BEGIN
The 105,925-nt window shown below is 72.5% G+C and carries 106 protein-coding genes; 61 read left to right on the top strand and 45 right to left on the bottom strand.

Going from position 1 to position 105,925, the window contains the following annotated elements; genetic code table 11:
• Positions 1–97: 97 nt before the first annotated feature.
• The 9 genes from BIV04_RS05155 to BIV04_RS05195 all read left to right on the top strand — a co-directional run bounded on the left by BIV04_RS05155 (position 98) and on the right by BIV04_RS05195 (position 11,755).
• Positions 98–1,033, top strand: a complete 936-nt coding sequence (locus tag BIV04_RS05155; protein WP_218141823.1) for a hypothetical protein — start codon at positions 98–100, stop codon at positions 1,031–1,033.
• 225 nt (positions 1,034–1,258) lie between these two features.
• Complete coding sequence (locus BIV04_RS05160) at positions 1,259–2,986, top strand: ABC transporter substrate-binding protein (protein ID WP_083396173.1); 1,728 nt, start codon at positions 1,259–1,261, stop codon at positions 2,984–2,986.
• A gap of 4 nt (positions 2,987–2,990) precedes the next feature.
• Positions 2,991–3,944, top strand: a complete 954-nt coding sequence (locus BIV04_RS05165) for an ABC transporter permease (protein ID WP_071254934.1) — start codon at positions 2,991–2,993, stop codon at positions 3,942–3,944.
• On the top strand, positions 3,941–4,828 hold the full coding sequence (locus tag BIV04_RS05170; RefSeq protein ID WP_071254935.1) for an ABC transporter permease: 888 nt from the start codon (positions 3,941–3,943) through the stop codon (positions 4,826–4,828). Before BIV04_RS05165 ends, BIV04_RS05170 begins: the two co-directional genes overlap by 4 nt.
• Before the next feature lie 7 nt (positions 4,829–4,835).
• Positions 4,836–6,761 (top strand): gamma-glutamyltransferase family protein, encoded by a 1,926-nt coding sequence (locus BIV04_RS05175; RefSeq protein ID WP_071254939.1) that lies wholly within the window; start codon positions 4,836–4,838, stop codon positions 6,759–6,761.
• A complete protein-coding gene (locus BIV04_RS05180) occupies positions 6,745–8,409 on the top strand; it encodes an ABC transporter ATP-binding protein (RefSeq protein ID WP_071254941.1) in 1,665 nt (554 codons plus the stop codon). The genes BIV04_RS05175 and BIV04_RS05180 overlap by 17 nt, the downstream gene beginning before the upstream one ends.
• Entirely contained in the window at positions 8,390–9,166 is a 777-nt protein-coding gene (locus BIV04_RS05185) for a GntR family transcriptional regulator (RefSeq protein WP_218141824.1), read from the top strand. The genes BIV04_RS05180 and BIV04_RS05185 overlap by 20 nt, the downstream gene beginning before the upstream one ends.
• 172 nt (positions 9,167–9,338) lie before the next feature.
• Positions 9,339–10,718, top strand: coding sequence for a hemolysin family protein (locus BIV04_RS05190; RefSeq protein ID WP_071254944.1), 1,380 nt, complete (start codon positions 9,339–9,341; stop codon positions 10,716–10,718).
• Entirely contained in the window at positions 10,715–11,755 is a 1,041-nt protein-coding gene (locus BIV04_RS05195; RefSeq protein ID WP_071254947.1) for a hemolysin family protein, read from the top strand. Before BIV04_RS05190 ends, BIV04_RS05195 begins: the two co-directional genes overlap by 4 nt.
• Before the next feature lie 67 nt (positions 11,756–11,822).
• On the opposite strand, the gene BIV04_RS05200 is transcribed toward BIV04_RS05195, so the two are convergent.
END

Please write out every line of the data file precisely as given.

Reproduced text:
The 105,925-nt window shown below is 72.5% G+C and carries 106 protein-coding genes; 61 read left to right on the top strand and 45 right to left on the bottom strand.

Going from position 1 to position 105,925, the window contains the following annotated elements; genetic code table 11:
• Positions 1–97: 97 nt before the first annotated feature.
• The 9 genes from BIV04_RS05155 to BIV04_RS05195 all read left to right on the top strand — a co-directional run bounded on the left by BIV04_RS05155 (position 98) and on the right by BIV04_RS05195 (position 11,755).
• Positions 98–1,033, top strand: a complete 936-nt coding sequence (locus tag BIV04_RS05155; protein WP_218141823.1) for a hypothetical protein — start codon at positions 98–100, stop codon at positions 1,031–1,033.
• 225 nt (positions 1,034–1,258) lie between these two features.
• Complete coding sequence (locus BIV04_RS05160) at positions 1,259–2,986, top strand: ABC transporter substrate-binding protein (protein ID WP_083396173.1); 1,728 nt, start codon at positions 1,259–1,261, stop codon at positions 2,984–2,986.
• A gap of 4 nt (positions 2,987–2,990) precedes the next feature.
• Positions 2,991–3,944, top strand: a complete 954-nt coding sequence (locus BIV04_RS05165) for an ABC transporter permease (protein ID WP_071254934.1) — start codon at positions 2,991–2,993, stop codon at positions 3,942–3,944.
• On the top strand, positions 3,941–4,828 hold the full coding sequence (locus tag BIV04_RS05170; RefSeq protein ID WP_071254935.1) for an ABC transporter permease: 888 nt from the start codon (positions 3,941–3,943) through the stop codon (positions 4,826–4,828). Before BIV04_RS05165 ends, BIV04_RS05170 begins: the two co-directional genes overlap by 4 nt.
• Before the next feature lie 7 nt (positions 4,829–4,835).
• Positions 4,836–6,761 (top strand): gamma-glutamyltransferase family protein, encoded by a 1,926-nt coding sequence (locus BIV04_RS05175; RefSeq protein ID WP_071254939.1) that lies wholly within the window; start codon positions 4,836–4,838, stop codon positions 6,759–6,761.
• A complete protein-coding gene (locus BIV04_RS05180) occupies positions 6,745–8,409 on the top strand; it encodes an ABC transporter ATP-binding protein (RefSeq protein ID WP_071254941.1) in 1,665 nt (554 codons plus the stop codon). The genes BIV04_RS05175 and BIV04_RS05180 overlap by 17 nt, the downstream gene beginning before the upstream one ends.
• Entirely contained in the window at positions 8,390–9,166 is a 777-nt protein-coding gene (locus BIV04_RS05185) for a GntR family transcriptional regulator (RefSeq protein WP_218141824.1), read from the top strand. The genes BIV04_RS05180 and BIV04_RS05185 overlap by 20 nt, the downstream gene beginning before the upstream one ends.
• 172 nt (positions 9,167–9,338) lie before the next feature.
• Positions 9,339–10,718, top strand: coding sequence for a hemolysin family protein (locus BIV04_RS05190; RefSeq protein ID WP_071254944.1), 1,380 nt, complete (start codon positions 9,339–9,341; stop codon positions 10,716–10,718).
• Entirely contained in the window at positions 10,715–11,755 is a 1,041-nt protein-coding gene (locus BIV04_RS05195; RefSeq protein ID WP_071254947.1) for a hemolysin family protein, read from the top strand. Before BIV04_RS05190 ends, BIV04_RS05195 begins: the two co-directional genes overlap by 4 nt.
• Before the next feature lie 67 nt (positions 11,756–11,822).
• On the opposite strand, the gene BIV04_RS05200 is transcribed toward BIV04_RS05195, so the two are convergent.